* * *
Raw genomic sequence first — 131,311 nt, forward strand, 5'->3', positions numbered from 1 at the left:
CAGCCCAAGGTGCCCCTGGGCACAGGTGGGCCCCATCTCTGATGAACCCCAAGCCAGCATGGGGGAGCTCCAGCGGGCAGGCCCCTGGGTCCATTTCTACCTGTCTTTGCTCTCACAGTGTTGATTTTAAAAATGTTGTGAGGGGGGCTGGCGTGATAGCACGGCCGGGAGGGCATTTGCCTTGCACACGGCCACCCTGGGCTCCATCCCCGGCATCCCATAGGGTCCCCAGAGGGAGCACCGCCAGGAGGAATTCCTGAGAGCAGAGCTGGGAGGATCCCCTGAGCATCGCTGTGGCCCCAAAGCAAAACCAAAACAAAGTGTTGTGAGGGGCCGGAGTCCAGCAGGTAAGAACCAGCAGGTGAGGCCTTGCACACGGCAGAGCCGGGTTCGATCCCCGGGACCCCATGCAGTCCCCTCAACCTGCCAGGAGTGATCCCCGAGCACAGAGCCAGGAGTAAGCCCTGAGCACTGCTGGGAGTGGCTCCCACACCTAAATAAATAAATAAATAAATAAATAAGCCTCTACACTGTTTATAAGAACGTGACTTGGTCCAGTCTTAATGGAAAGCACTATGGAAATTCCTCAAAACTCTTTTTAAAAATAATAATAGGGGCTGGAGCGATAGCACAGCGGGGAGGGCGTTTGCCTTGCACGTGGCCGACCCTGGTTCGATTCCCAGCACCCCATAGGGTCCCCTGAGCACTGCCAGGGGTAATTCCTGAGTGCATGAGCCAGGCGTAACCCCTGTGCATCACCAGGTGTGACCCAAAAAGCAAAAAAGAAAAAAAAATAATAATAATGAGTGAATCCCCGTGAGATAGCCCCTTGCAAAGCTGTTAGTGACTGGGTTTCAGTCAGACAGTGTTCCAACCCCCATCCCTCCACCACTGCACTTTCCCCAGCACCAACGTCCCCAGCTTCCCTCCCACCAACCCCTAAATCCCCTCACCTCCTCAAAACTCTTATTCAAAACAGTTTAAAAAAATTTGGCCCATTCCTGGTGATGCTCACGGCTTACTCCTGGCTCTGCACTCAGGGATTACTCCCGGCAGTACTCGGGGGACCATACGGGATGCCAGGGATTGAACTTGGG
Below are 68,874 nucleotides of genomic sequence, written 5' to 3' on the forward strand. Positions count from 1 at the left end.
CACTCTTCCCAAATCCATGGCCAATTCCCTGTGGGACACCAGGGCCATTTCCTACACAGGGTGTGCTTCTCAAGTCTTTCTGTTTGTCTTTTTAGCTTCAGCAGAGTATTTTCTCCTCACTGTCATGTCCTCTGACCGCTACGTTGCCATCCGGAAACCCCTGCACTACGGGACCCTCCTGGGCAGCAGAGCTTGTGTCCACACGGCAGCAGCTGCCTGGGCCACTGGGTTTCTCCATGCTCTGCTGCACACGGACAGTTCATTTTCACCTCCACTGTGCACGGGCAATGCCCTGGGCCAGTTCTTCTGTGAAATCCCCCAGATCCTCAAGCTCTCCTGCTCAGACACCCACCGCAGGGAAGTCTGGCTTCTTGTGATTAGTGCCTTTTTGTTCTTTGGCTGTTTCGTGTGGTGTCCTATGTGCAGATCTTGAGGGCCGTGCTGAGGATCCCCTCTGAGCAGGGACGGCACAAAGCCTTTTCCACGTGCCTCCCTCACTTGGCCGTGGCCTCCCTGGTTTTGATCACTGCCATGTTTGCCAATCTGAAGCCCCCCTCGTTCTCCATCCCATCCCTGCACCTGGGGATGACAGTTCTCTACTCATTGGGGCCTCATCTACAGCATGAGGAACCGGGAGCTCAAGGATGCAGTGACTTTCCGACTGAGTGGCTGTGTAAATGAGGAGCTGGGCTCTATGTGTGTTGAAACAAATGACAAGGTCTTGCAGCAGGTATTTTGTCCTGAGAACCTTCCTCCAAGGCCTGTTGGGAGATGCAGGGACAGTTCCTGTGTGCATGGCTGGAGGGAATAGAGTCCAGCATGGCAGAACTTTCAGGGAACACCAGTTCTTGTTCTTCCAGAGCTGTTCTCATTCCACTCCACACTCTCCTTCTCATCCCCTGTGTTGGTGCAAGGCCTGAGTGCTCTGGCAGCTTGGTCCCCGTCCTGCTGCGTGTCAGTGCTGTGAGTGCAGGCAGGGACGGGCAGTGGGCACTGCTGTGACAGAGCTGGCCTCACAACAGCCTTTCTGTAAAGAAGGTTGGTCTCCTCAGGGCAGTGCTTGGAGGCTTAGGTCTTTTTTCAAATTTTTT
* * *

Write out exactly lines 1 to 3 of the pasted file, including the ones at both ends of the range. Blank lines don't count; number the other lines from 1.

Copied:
Raw genomic sequence first — 131,311 nt, forward strand, 5'->3', positions numbered from 1 at the left:
CAGCCCAAGGTGCCCCTGGGCACAGGTGGGCCCCATCTCTGATGAACCCCAAGCCAGCATGGGGGAGCTCCAGCGGGCAGGCCCCTGGGTCCATTTCTACCTGTCTTTGCTCTCACAGTGTTGATTTTAAAAATGTTGTGAGGGGGGCTGGCGTGATAGCACGGCCGGGAGGGCATTTGCCTTGCACACGGCCACCCTGGGCTCCATCCCCGGCATCCCATAGGGTCCCCAGAGGGAGCACCGCCAGGAGGAATTCCTGAGAGCAGAGCTGGGAGGATCCCCTGAGCATCGCTGTGGCCCCAAAGCAAAACCAAAACAAAGTGTTGTGAGGGGCCGGAGTCCAGCAGGTAAGAACCAGCAGGTGAGGCCTTGCACACGGCAGAGCCGGGTTCGATCCCCGGGACCCCATGCAGTCCCCTCAACCTGCCAGGAGTGATCCCCGAGCACAGAGCCAGGAGTAAGCCCTGAGCACTGCTGGGAGTGGCTCCCACACCTAAATAAATAAATAAATAAATAAATAAGCCTCTACACTGTTTATAAGAACGTGACTTGGTCCAGTCTTAATGGAAAGCACTATGGAAATTCCTCAAAACTCTTTTTAAAAATAATAATAGGGGCTGGAGCGATAGCACAGCGGGGAGGGCGTTTGCCTTGCACGTGGCCGACCCTGGTTCGATTCCCAGCACCCCATAGGGTCCCCTGAGCACTGCCAGGGGTAATTCCTGAGTGCATGAGCCAGGCGTAACCCCTGTGCATCACCAGGTGTGACCCAAAAAGCAAAAAAGAAAAAAAAATAATAATAATGAGTGAATCCCCGTGAGATAGCCCCTTGCAAAGCTGTTAGTGACTGGGTTTCAGTCAGACAGTGTTCCAACCCCCATCCCTCCACCACTGCACTTTCCCCAGCACCAACGTCCCCAGCTTCCCTCCCACCAACCCCTAAATCCCCTCACCTCCTCAAAACTCTTATTCAAAACAGTTTAAAAAAATTTGGCCCATTCCTGGTGATGCTCACGGCTTACTCCTGGCTCTGCACTCAGGGATTACTCCCGGCAGTACTCGGGGGACCATACGGGATGCCAGGGATTGAACTTGGG
Below are 68,874 nucleotides of genomic sequence, written 5' to 3' on the forward strand. Positions count from 1 at the left end.